The Hound of the Baskervilles
Theatrical release poster
Directed byTerence Fisher
Screenplay byPeter Bryan
Based onThe Hound of the Baskervilles
1902 novel
by Sir Arthur Conan Doyle
Produced byAnthony Hinds
StarringPeter Cushing
André Morell
Christopher Lee
Marla Landi
David Oxley
CinematographyJack Asher
Edited byAlfred Cox
Music byJames Bernard
Distributed byUnited Artists[1]
Release date
  • 27 March 1959 (1959-03-27) (London)
Running time
87 minutes
CountryUnited Kingdom
Box office1,257,132 admissions (France)[2]

The Hound of the Baskervilles is a 1959 British gothic mystery film directed by Terence Fisher and produced by Hammer Film Productions. It is based on the 1902 novel of the same title by Sir Arthur Conan Doyle. It stars Peter Cushing as Sherlock Holmes, Sir Christopher Lee as Sir Henry Baskerville and André Morell as Doctor Watson. It is the first film adaptation of the novel to be filmed in colour.


Dr. Richard Mortimer recounts to Sherlock Holmes and Doctor Watson in Baker Street the legend of the Hell hound that killed the devilish Sir Hugo Baskerville for his murder of the daughter of a servant. He asks Holmes to investigate the death of his friend Sir Charles Baskerville, in Dartmoor, from heart failure, in the moor surrounding his estate, Baskerville Hall, with a look of horror on his face. Mortimer fears for the life of Sir Henry, Sir Charles' nephew and heir, who's just come from South Africa to take possession of his inheritance and of Baskerville Hall.

Although sceptical, Holmes and Watson agree to meet Sir Henry who complains that one of his boots is missing. Mortimer tells them that the Baskerville estate is worth about £1,000,000. A peculiar threat from a dangerous tarantula convinces Holmes that Sir Henry's life is in danger. Claiming that he cannot come to Baskerville Hall himself, Holmes dispatches Watson to Dartmoor with Mortimer and Sir Henry. Holmes tells Sir Henry not to go out onto the moor after dark.

On their way to Baskerville Hall, the trio learns that Selden, a convicted murderer, has escaped Dartmoor Prison and is hiding on the moor. At Baskerville Hall, Mr. Barrymore, the butler, and Mrs. Barrymore, the housekeeper show them around the mansion. One of two portraits of Sir Hugo is missing, and the Barrymores say it was mysteriously stolen months before. The next day, Sir Henry and Watson meet Bishop Frankland, a pastor and keen entomologist. Watson gets trapped in a patch of mire in the Grimpen Mire and is saved by a farmer named Stapleton and his daughter Cecile, a girl who bewitches Sir Henry.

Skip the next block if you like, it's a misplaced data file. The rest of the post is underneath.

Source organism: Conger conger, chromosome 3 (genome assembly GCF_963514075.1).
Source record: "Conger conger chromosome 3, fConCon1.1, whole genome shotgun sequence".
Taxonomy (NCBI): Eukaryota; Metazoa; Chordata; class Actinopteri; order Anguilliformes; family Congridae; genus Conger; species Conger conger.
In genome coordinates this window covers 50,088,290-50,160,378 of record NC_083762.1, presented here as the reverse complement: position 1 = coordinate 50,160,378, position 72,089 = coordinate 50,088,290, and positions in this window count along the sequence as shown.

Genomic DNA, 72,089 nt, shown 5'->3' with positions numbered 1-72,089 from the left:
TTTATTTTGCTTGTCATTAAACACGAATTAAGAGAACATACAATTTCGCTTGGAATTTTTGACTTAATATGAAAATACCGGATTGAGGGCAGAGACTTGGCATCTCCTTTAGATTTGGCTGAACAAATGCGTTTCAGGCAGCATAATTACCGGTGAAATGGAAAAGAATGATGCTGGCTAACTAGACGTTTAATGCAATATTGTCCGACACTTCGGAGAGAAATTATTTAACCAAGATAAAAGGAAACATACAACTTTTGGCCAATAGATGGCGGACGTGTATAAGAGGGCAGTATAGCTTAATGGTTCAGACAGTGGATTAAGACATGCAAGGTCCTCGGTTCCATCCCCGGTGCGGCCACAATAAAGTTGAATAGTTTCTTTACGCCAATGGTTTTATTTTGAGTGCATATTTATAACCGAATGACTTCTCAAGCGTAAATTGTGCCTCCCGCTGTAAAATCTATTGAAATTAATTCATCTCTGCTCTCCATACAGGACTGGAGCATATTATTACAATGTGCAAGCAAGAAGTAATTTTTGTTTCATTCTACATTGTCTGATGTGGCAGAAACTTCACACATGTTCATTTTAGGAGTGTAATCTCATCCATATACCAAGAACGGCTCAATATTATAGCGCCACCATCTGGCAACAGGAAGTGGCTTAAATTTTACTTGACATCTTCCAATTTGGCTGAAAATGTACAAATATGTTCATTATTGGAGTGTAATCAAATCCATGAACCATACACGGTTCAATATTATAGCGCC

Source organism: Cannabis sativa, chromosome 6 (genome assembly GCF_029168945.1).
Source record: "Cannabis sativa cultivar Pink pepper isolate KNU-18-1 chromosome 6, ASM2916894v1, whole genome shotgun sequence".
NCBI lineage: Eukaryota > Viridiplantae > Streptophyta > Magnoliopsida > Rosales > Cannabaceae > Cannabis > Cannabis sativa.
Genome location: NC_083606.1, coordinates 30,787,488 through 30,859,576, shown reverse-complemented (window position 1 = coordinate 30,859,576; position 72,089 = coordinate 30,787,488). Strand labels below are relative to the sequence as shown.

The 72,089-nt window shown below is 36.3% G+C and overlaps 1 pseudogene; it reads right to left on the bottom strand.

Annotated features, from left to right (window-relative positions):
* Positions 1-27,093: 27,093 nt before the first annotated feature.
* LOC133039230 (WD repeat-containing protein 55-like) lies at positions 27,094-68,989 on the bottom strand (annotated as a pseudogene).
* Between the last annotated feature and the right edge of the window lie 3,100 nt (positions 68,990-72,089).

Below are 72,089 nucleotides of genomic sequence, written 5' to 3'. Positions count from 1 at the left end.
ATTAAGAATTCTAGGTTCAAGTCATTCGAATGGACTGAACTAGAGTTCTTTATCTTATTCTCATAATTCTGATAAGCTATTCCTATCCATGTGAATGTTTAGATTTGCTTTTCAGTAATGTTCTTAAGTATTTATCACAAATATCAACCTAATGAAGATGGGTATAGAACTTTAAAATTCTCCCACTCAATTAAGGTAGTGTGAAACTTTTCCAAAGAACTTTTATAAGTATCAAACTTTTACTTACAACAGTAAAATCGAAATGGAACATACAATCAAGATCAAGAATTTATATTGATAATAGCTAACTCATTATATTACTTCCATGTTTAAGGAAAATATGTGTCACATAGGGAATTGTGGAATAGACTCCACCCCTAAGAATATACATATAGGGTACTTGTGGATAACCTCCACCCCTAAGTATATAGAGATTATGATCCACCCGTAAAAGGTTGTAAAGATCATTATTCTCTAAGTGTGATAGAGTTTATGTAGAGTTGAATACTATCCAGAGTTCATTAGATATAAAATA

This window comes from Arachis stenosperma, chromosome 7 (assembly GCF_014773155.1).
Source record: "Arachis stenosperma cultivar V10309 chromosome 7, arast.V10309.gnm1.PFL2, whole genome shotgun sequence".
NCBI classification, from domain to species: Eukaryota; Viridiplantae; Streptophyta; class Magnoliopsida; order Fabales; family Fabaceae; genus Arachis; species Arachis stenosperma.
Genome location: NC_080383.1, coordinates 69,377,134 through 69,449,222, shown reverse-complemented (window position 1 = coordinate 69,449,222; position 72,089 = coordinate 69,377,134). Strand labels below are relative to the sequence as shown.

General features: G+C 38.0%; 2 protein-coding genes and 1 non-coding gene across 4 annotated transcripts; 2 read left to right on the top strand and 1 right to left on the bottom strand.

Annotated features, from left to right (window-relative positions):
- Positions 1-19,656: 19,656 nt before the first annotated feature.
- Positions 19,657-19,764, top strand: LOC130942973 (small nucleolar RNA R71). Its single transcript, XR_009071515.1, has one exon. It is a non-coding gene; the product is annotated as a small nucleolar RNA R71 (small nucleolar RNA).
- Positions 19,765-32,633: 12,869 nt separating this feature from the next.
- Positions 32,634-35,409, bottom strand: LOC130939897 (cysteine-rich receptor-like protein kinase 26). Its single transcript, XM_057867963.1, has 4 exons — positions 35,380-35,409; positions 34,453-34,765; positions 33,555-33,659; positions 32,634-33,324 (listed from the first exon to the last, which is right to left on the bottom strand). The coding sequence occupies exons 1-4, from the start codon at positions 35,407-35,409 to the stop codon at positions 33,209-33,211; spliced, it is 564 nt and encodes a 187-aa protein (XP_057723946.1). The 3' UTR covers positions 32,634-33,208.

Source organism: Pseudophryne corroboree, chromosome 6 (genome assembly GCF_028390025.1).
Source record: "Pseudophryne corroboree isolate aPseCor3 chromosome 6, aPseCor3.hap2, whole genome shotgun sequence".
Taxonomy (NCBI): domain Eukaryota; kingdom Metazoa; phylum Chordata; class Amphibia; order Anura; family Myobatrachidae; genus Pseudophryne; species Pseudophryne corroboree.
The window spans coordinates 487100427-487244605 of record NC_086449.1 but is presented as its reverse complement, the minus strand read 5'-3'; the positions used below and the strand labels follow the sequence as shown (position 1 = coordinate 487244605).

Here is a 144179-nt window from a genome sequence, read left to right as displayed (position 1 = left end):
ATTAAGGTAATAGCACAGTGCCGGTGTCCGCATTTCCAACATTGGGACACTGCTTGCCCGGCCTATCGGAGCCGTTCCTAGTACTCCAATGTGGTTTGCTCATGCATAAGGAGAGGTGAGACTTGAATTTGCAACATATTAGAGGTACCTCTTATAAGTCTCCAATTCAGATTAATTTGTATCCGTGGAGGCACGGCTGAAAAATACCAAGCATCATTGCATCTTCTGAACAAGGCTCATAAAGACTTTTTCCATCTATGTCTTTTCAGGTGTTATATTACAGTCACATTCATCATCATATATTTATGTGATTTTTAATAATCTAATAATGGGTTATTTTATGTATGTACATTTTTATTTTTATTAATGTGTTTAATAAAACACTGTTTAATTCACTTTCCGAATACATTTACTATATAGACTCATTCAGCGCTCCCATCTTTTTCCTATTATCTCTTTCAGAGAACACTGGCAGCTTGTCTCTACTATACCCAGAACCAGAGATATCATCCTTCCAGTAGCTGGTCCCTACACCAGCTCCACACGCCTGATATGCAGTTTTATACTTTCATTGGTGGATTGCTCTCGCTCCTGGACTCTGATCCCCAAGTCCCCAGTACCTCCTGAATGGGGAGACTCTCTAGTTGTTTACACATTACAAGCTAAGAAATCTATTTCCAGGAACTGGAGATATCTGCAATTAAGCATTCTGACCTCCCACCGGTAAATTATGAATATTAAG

That night, Watson and Sir Henry investigate a light on the moor. They briefly encounter a strange man who flees in the shadows, and a distant hound howls, provoking in Sir Henry a mild heart attack. Watson spots a man on a hill in the distance while helping Sir Henry back to Baskerville Hall. Watson discovers it to be Holmes, who has concealed his own arrival to investigate more freely.

Selden, wearing Sir Henry's clothes, is slaughtered by the unseen hound. Holmes and Watson find his body mutilated in a ritual, and the legendary curved dagger of Sir Hugo. The Barrymores confess to have helped Selden, who was their relative, by supplying food and clothes each time he signaled with a light from his hideout. Holmes is convinced that neither the Barrymores nor Selden are connected to the death of Sir Charles. He also figures that the tarantula found in London was stolen from Bishop Frankland.

After surviving personal danger in an abandoned tin mine while looking for evidence of a hound, Holmes is able to dedeuce who unleashed the hound in pursuit of Sir Charles. Holmes explains about questioning Barrymore about the missing portrait; it was stolen because it revealed the fingers on Sir Hugo's right hand were webbed just like Stapleton's. Finding the dagger stolen, Holmes and Watson follow Sir Henry and Cecile to the moor. Cecile takes Sir Henry to the ruins where Holmes and Watson hear Cecile reveal her intentions to a horrified Sir Henry, revealing that she and her father are also descendants of Sir Hugo, planning to claim the inheritance as their own once Sir Henry is dead. The hound appears and attacks Sir Henry, until Holmes shoots it, causing it to back off. With Sir Hugo's curved dagger, Stapleton attempts to attack Watson, who shoots and wounds him. The wounded hound attacks Stapleton and fatally mauls him. Holmes shoots and kills the hound. Sir Henry is unscathed from the mauling as Holmes reveals the hound to be an ordinary dog wearing a mask to make it look more terrifying. Cecile tries to flee across the moor, only to fall into the Grimpen Mire and sink to her death as Holmes and Watson take a shocked Sir Henry back to Baskerville Hall. Back in Baker Street, Holmes and Watson are given by Sir Henry the stolen portrait of Sir Hugo that was found on the Stapleton farm.